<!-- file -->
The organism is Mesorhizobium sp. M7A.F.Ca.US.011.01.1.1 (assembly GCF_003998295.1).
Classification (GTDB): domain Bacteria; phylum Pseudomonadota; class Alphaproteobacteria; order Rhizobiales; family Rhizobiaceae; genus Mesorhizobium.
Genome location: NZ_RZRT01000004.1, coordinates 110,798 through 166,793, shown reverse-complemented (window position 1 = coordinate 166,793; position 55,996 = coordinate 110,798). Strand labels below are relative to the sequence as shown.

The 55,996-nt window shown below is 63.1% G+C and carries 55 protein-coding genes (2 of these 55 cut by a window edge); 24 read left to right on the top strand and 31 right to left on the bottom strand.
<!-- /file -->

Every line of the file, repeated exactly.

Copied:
The organism is Mesorhizobium sp. M7A.F.Ca.US.011.01.1.1 (assembly GCF_003998295.1).
Classification (GTDB): domain Bacteria; phylum Pseudomonadota; class Alphaproteobacteria; order Rhizobiales; family Rhizobiaceae; genus Mesorhizobium.
Genome location: NZ_RZRT01000004.1, coordinates 110,798 through 166,793, shown reverse-complemented (window position 1 = coordinate 166,793; position 55,996 = coordinate 110,798). Strand labels below are relative to the sequence as shown.

The 55,996-nt window shown below is 63.1% G+C and carries 55 protein-coding genes (2 of these 55 cut by a window edge); 24 read left to right on the top strand and 31 right to left on the bottom strand.